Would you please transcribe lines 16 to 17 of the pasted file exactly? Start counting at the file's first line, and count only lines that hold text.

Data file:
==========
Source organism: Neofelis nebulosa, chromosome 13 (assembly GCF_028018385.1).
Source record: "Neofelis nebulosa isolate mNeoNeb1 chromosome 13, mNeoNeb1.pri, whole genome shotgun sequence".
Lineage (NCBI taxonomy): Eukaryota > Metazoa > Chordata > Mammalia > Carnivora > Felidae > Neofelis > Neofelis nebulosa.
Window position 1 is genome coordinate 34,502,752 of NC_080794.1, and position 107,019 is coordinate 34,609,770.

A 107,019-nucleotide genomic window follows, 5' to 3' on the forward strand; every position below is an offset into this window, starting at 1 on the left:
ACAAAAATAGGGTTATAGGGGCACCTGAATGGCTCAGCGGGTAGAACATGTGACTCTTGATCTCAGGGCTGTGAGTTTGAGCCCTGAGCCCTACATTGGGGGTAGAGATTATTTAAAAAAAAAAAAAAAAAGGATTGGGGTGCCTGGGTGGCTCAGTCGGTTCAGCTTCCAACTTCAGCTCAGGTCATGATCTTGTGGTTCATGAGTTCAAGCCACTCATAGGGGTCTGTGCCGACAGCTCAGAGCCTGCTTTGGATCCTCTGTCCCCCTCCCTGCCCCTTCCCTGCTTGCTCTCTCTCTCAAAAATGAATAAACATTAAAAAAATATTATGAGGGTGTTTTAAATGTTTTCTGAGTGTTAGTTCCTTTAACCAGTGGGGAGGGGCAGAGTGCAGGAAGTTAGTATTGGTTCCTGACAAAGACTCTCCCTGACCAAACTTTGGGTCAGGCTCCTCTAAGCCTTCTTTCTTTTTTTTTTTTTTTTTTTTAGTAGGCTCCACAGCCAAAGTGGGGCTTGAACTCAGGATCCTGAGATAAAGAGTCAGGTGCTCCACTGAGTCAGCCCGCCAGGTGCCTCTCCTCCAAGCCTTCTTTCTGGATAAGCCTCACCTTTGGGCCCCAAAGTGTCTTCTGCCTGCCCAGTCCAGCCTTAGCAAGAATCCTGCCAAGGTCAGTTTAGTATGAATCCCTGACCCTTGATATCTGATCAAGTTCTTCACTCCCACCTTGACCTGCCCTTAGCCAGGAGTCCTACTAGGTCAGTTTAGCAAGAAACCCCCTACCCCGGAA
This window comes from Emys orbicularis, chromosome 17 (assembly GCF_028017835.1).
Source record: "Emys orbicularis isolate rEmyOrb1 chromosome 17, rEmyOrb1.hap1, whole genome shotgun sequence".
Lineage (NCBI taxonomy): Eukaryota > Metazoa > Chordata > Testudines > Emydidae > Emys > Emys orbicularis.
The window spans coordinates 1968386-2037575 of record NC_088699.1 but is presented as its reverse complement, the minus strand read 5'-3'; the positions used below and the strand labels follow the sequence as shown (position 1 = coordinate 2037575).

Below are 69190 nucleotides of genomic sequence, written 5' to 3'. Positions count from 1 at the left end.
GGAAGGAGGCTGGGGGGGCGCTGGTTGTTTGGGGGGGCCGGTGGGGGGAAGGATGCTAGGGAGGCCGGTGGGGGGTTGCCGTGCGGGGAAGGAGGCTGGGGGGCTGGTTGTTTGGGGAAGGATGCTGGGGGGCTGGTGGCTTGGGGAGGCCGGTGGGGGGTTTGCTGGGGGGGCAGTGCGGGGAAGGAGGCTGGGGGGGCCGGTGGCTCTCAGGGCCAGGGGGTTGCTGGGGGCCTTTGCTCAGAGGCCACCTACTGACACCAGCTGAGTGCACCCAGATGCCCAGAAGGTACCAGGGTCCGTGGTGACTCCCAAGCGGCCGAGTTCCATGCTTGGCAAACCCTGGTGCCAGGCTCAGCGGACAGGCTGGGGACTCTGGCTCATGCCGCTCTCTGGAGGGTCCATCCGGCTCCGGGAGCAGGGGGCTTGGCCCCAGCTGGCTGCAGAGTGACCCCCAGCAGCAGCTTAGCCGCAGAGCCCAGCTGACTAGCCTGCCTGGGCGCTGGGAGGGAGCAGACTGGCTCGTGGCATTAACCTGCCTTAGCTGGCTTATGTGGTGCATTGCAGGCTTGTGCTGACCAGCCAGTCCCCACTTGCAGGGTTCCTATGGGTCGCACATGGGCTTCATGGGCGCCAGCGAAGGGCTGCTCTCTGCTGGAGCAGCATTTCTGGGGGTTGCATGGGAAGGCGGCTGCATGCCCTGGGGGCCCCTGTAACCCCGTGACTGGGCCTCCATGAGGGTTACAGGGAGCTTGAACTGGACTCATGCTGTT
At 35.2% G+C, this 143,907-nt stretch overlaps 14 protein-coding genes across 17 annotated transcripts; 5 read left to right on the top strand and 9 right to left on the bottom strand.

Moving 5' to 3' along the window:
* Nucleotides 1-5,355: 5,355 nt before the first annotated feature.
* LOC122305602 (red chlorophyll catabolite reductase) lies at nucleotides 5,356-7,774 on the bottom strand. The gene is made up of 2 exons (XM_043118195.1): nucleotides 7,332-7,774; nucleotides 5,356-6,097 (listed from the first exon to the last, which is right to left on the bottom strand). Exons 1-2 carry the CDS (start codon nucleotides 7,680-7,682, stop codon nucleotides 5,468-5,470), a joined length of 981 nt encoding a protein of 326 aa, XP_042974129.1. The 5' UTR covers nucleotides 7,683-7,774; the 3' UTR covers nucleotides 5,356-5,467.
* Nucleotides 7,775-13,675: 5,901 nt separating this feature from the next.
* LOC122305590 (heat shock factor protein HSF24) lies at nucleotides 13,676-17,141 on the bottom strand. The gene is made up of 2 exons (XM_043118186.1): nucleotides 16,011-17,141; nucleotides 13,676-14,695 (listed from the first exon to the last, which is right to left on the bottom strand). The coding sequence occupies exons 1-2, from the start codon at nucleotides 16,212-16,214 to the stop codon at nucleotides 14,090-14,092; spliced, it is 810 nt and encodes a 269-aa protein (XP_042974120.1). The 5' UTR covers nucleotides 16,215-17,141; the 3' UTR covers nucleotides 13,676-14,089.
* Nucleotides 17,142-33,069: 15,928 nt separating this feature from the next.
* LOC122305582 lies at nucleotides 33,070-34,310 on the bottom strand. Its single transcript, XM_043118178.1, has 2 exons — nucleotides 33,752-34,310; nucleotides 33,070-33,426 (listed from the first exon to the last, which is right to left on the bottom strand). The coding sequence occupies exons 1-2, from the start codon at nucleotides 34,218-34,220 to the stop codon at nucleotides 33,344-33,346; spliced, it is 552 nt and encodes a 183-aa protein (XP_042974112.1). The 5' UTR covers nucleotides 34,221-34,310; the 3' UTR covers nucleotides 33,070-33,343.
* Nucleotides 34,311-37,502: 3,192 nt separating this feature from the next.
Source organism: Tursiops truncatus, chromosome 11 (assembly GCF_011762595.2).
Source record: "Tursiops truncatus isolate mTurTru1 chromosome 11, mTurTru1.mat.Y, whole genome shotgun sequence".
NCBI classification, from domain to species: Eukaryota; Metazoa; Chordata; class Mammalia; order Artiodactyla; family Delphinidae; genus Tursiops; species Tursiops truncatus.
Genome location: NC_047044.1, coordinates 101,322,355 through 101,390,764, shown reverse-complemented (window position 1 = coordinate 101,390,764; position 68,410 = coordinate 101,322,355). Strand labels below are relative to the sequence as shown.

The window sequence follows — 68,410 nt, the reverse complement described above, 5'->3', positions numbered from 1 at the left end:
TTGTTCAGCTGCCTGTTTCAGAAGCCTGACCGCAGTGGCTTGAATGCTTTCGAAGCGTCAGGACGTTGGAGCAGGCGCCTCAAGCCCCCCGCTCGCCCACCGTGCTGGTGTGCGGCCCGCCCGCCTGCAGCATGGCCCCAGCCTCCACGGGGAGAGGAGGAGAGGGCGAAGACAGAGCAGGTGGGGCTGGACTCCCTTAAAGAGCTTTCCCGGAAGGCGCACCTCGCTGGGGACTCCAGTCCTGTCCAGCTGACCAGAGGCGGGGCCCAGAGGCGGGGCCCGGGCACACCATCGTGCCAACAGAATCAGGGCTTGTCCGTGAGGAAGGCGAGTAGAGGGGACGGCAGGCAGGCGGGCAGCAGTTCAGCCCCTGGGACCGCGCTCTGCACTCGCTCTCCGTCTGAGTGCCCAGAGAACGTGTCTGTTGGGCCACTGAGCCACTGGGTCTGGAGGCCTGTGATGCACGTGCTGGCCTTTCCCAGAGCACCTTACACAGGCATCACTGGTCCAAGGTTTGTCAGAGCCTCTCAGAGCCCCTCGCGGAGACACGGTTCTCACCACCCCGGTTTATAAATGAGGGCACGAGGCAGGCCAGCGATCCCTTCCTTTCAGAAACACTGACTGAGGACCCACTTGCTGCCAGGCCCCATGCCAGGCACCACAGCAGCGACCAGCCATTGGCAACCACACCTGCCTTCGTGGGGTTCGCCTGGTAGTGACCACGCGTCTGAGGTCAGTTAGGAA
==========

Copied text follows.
* LOC122305602 (red chlorophyll catabolite reductase) lies at nucleotides 5,356-7,774 on the bottom strand. The gene is made up of 2 exons (XM_043118195.1): nucleotides 7,332-7,774; nucleotides 5,356-6,097 (listed from the first exon to the last, which is right to left on the bottom strand). Exons 1-2 carry the CDS (start codon nucleotides 7,680-7,682, stop codon nucleotides 5,468-5,470), a joined length of 981 nt encoding a protein of 326 aa, XP_042974129.1. The 5' UTR covers nucleotides 7,683-7,774; the 3' UTR covers nucleotides 5,356-5,467.
* Nucleotides 7,775-13,675: 5,901 nt separating this feature from the next.